It was hard not to feel sorry for Liam Donaldson on Monday morning. Arriving at a press conference to announce his latest strategies for improving the public’s health 24 hours after the most controversial of his plans was splashed across the Sunday papers, he had the right to feel ruffled and angry. But he showed no signs of being crestfallen and when asked if he was annoyed – perhaps just a little bit? – about the breaking of the embargo on his 2008 annual report he answered slowly and calmly that he was not. And you had to believe him. England’s chief medical officer had been through this before after all, he told journalists. About to announce his plans for a ban on smoking in public places he was getting ready in his hotel room when he saw on the TV news a government minister reject the idea outright. “It will never happen,” the minister had said. But the idea was hatched, debated, and became law within a couple of years.
Gordon Brown slapped down the proposal for a minimum tariff of 50 pence on a unit of alcohol even before the idea left Donaldson’s lips. The PM called it unfair to punish the sensible majority who drink responsibly. While there might be some truth in what Brown says, it is hard to do nothing about the victims of excessive drinking. Donaldson wants to introduce us to the idea of passive drinking and the damage irresponsible drinking has on other people. There are the 1.3 million children whose lives are blighted by excessive drinking, the 6000 babies born every year with fetal alcohol syndrome, the 7000 people injured annually by drink driving and the 560 who die from it. Then there are the 125,000 instances of alcohol induced domestic violence every year, the 39,000 alcohol fuelled sexual assaults that get reported, the vandalism and the aggression.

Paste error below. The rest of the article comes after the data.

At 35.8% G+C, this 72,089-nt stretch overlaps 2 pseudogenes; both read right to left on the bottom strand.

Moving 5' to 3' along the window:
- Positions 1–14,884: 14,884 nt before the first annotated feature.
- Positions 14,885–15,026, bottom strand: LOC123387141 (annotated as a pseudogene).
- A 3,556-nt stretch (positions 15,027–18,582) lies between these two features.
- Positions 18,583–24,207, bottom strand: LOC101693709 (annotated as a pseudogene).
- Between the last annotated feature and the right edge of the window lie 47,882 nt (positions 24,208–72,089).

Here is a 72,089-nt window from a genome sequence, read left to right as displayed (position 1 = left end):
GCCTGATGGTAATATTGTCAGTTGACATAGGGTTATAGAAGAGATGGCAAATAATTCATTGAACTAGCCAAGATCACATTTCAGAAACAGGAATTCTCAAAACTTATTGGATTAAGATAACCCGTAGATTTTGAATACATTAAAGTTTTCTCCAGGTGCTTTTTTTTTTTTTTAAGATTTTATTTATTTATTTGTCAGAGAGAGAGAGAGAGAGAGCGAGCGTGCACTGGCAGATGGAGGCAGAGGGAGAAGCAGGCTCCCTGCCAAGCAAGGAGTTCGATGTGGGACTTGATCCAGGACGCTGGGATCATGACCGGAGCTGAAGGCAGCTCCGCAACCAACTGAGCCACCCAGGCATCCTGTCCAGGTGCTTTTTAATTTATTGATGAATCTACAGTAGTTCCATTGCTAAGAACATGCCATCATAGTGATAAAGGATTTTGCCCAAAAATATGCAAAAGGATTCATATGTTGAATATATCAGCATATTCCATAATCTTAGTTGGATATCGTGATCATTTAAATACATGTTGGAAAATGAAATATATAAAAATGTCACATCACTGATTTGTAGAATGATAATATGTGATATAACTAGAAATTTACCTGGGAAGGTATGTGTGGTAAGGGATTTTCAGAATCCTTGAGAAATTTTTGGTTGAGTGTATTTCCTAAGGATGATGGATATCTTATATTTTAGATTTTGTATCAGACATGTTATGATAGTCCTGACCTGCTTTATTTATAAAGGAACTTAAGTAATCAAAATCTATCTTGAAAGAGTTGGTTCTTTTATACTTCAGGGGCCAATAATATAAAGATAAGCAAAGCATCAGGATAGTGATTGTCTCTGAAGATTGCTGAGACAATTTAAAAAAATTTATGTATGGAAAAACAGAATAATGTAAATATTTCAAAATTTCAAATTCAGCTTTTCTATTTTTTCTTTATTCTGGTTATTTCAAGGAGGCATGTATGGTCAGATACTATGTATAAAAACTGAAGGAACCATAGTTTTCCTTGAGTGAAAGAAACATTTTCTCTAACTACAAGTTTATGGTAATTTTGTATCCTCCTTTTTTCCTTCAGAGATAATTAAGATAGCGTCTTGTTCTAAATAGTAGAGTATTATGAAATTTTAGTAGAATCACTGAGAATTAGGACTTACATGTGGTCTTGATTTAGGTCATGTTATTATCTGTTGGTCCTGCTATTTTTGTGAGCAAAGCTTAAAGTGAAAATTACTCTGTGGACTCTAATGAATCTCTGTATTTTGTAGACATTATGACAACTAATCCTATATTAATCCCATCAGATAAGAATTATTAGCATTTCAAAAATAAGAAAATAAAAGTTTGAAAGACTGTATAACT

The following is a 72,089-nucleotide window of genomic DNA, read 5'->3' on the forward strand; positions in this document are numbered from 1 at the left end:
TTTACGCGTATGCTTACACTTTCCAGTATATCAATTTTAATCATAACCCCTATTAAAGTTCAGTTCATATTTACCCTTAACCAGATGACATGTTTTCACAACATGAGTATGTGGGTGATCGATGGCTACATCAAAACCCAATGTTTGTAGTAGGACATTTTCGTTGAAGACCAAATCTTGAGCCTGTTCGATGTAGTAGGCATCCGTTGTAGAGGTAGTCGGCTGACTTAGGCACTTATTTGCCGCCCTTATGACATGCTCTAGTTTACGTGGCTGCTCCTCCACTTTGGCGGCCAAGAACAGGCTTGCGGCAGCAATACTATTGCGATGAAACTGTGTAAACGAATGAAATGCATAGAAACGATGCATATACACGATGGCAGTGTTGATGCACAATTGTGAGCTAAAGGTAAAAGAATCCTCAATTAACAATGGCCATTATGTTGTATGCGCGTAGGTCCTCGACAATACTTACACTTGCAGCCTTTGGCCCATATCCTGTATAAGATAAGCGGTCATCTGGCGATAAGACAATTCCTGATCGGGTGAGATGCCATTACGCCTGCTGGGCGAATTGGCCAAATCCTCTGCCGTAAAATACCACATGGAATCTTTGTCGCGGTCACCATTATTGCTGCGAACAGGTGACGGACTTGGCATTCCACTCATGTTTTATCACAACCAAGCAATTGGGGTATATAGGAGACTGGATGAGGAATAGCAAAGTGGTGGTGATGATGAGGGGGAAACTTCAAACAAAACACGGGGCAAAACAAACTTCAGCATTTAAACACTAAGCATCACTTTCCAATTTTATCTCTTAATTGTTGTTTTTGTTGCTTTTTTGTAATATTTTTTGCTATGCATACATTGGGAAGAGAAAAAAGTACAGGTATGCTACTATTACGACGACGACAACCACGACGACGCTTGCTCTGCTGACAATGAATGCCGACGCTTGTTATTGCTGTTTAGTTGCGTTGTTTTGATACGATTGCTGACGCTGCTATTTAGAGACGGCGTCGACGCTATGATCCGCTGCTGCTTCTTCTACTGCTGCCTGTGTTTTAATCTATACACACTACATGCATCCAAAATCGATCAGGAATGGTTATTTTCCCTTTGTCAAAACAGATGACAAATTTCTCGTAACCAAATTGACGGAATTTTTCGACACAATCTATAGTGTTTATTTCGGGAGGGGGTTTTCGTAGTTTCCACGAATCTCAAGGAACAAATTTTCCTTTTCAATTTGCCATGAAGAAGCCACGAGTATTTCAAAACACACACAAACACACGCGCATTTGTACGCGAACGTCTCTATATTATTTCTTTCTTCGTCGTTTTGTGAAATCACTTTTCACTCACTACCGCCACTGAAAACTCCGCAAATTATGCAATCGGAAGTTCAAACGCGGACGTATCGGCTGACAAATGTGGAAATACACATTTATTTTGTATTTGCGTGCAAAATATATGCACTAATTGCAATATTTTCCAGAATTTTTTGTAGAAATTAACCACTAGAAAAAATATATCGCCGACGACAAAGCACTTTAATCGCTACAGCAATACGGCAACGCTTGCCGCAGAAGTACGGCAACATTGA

The government has tried promoting responsible drinking by highlighting the personal damage it can cause. So why not try the approach of making drunken behaviour no longer unacceptable? Donaldson asked us to imagine a country where no child has to cower in the corner while its mother is beaten by a drunken partner, where nobody has to see a relative die young from drinking too much alcohol, and where the streets are free of urine and vomit on Sunday morning. Sounds good to me.
So it’s strange that a proposal which is backed by evidence – the levy will hit the heaviest drinkers hardest and those who drink moderately less so – has been received so coolly. The BMA might be the one body that you would expect to put its weight behind Donaldson’s levy. But its response – given out only on request rather than the more usual press release – lacked lustre. The organisation, which blazed the campaign for banning smoking in public places, admitted that the policy was backed by evidence – that pricing did indeed affect alcohol consumption – and that the idea should be “considered”. But it fell short of endorsing it.
Donaldson is the first to admit that raising the price of alcohol is going to be controversial. We have all got used to drinking from a nice bottle of red and still have change from a tenner. Raising the price of a bottle of wine to at least £4.50 and bottle of whisky to at least £14 might hit the middle classes more than the law that makes smokers leave a public building every time they want to light up. But as Donaldson said, who has a plan B? Too many lives are being shattered by excessive drinking, and the conversation about how to tackle it needs to be spoken out loud.
Zosia Kmietowicz is a freelance journalist.